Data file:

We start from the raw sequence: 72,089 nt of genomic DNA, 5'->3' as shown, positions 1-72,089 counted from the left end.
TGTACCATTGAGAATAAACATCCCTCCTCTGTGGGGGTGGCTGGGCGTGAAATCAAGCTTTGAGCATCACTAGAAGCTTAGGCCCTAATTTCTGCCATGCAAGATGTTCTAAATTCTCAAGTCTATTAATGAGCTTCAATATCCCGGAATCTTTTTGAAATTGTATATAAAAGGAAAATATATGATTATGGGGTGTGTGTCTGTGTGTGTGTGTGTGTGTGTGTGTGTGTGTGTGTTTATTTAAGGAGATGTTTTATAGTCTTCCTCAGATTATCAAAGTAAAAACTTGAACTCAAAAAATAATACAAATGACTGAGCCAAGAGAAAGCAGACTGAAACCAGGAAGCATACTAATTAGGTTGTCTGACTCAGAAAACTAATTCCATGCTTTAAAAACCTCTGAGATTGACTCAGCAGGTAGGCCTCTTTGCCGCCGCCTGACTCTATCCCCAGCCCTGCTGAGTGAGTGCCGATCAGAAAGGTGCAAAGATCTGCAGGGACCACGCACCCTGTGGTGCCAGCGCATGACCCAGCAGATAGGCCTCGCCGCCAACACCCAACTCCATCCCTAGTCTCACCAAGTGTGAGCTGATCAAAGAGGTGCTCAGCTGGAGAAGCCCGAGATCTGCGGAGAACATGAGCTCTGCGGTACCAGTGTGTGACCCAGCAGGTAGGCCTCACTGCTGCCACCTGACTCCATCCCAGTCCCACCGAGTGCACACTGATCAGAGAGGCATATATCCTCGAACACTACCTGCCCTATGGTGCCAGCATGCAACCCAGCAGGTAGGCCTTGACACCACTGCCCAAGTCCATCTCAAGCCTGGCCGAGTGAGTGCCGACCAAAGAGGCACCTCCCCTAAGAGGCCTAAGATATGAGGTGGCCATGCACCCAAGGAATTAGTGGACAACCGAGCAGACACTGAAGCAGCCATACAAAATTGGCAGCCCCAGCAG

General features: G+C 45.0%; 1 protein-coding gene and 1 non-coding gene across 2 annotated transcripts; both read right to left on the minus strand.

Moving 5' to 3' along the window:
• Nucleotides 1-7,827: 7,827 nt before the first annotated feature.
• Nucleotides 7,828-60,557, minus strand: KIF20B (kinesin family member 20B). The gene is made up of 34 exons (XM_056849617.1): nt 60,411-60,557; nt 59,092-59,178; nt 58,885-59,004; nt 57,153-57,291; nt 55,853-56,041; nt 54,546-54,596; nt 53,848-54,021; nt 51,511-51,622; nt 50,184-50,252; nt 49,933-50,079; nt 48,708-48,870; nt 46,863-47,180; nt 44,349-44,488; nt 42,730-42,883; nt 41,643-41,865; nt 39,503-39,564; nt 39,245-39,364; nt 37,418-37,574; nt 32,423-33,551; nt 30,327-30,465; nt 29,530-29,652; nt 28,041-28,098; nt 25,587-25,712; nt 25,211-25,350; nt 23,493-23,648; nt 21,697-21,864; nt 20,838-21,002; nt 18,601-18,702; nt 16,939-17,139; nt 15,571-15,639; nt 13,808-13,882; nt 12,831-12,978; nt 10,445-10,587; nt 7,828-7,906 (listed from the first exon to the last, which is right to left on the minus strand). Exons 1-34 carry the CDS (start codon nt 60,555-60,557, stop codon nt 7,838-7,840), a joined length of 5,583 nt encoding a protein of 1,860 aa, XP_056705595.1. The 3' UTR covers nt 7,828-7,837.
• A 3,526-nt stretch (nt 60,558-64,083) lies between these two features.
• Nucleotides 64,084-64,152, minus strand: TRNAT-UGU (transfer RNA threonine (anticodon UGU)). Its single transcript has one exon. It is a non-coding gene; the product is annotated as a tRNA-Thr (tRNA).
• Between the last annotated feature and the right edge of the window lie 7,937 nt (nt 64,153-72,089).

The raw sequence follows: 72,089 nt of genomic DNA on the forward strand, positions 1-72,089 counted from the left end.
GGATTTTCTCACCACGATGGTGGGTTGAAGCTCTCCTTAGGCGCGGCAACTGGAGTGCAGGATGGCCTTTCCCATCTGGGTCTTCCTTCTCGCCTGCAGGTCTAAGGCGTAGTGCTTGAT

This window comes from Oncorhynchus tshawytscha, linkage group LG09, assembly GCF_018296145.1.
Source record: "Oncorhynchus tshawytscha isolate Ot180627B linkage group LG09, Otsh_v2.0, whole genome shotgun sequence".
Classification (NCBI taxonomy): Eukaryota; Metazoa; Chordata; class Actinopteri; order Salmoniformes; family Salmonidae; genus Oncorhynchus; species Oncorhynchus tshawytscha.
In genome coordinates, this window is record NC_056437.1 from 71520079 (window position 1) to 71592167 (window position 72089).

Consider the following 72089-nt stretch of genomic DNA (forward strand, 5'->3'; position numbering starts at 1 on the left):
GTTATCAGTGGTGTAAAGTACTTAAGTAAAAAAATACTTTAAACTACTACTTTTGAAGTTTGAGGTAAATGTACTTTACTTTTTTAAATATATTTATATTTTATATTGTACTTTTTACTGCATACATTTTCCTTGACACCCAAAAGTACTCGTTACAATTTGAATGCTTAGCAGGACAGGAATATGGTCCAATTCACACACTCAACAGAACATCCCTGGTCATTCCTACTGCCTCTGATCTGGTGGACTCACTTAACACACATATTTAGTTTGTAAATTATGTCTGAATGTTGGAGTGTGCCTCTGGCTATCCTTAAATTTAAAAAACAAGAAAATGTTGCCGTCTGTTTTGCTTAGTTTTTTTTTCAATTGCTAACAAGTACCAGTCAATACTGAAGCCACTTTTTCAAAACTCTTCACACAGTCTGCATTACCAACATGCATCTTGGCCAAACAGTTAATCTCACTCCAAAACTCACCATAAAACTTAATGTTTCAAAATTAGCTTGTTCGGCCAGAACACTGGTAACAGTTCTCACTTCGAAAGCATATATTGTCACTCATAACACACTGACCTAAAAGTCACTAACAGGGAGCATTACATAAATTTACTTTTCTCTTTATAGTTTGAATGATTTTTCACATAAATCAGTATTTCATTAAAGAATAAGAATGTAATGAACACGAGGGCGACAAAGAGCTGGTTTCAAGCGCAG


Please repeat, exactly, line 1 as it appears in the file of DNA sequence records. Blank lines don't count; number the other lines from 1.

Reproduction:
We start from the raw sequence: 72,089 nt of genomic DNA, 5'->3' as shown, positions 1-72,089 counted from the left end.